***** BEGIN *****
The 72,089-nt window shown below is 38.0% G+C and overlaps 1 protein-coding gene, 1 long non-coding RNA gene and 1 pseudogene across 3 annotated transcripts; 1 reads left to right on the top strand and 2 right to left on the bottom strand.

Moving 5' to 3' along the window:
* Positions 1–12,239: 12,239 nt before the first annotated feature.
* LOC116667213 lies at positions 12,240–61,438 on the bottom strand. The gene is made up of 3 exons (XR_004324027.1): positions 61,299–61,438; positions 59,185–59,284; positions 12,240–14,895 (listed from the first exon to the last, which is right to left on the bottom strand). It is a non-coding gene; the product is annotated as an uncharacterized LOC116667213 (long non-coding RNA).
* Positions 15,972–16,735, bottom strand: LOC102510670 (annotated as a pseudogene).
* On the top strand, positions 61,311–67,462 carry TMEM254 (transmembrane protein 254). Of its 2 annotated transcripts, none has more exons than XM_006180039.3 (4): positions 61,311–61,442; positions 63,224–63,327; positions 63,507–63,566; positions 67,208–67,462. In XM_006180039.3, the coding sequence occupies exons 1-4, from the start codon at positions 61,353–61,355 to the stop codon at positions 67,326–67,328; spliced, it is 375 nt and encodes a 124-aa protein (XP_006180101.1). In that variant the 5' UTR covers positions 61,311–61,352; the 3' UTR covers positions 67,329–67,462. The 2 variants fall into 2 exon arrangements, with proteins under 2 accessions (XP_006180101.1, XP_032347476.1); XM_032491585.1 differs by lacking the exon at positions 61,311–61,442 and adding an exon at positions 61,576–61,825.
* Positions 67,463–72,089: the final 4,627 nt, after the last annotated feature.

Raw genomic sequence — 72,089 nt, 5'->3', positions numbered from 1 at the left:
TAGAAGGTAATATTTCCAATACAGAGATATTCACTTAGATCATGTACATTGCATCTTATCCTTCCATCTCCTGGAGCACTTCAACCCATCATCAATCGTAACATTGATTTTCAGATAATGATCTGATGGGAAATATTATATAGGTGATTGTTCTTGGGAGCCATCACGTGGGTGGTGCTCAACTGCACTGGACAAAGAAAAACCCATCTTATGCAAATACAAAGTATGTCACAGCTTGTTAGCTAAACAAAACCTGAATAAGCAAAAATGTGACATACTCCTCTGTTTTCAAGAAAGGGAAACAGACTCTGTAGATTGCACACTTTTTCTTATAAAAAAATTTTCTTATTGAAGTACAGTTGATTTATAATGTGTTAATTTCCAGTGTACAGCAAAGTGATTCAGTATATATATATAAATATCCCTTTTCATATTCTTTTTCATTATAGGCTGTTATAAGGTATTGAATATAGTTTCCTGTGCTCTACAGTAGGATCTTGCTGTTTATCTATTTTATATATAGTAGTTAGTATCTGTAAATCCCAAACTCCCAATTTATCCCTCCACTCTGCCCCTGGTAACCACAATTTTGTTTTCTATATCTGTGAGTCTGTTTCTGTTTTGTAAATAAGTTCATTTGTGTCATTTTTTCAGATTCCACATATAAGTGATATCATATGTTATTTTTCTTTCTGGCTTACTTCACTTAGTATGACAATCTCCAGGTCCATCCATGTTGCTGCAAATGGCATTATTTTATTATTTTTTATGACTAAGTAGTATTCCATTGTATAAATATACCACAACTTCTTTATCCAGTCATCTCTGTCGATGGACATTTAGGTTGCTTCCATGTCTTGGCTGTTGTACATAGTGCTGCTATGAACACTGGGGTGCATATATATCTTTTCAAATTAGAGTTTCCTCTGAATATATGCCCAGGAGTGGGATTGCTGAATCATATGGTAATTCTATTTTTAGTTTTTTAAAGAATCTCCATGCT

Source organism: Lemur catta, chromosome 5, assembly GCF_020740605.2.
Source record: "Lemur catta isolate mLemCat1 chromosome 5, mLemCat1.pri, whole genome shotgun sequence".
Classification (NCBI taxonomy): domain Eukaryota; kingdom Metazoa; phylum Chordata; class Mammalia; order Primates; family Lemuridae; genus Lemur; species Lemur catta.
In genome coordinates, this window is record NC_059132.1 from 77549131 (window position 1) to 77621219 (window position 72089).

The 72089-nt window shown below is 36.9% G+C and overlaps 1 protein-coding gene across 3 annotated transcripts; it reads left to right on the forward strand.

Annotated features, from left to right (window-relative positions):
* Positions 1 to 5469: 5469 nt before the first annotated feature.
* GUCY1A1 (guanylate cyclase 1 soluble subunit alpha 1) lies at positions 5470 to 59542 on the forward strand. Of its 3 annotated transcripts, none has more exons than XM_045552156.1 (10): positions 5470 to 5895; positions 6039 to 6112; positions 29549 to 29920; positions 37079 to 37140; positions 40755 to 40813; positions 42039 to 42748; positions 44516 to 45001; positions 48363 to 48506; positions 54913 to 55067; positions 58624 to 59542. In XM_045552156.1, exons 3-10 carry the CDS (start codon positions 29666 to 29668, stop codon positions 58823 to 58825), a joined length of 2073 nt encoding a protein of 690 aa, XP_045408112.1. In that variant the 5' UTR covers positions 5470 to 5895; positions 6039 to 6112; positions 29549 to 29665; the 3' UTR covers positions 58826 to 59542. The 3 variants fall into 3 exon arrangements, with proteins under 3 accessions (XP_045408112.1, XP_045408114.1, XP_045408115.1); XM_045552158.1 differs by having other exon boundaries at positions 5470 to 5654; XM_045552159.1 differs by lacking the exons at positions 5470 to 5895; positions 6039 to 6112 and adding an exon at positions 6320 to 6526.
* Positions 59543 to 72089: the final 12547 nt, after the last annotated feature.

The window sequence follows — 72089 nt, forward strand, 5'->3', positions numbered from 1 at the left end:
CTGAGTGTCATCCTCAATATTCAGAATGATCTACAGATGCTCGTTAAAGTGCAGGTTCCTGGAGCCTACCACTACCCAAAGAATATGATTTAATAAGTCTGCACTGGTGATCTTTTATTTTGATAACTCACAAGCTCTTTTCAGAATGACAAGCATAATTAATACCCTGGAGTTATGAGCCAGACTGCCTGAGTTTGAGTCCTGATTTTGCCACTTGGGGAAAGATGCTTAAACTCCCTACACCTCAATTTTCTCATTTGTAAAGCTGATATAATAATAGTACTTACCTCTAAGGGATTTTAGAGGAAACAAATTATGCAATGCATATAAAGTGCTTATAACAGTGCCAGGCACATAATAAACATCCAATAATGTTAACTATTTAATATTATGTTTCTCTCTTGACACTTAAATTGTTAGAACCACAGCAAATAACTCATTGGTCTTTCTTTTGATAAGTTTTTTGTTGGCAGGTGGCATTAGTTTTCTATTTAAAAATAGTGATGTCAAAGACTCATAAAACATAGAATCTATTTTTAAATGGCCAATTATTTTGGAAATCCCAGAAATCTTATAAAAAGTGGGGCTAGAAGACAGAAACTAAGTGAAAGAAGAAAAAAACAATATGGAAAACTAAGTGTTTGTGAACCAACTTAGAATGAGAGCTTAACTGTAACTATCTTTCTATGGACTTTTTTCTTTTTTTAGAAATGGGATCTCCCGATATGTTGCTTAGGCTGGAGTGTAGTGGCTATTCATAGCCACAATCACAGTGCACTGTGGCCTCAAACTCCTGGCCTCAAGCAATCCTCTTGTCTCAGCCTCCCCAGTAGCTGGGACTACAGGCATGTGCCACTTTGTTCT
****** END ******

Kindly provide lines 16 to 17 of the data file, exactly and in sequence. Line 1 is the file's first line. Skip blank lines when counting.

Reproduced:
* Positions 1 to 5469: 5469 nt before the first annotated feature.
* GUCY1A1 (guanylate cyclase 1 soluble subunit alpha 1) lies at positions 5470 to 59542 on the forward strand. Of its 3 annotated transcripts, none has more exons than XM_045552156.1 (10): positions 5470 to 5895; positions 6039 to 6112; positions 29549 to 29920; positions 37079 to 37140; positions 40755 to 40813; positions 42039 to 42748; positions 44516 to 45001; positions 48363 to 48506; positions 54913 to 55067; positions 58624 to 59542. In XM_045552156.1, exons 3-10 carry the CDS (start codon positions 29666 to 29668, stop codon positions 58823 to 58825), a joined length of 2073 nt encoding a protein of 690 aa, XP_045408112.1. In that variant the 5' UTR covers positions 5470 to 5895; positions 6039 to 6112; positions 29549 to 29665; the 3' UTR covers positions 58826 to 59542. The 3 variants fall into 3 exon arrangements, with proteins under 3 accessions (XP_045408112.1, XP_045408114.1, XP_045408115.1); XM_045552158.1 differs by having other exon boundaries at positions 5470 to 5654; XM_045552159.1 differs by lacking the exons at positions 5470 to 5895; positions 6039 to 6112 and adding an exon at positions 6320 to 6526.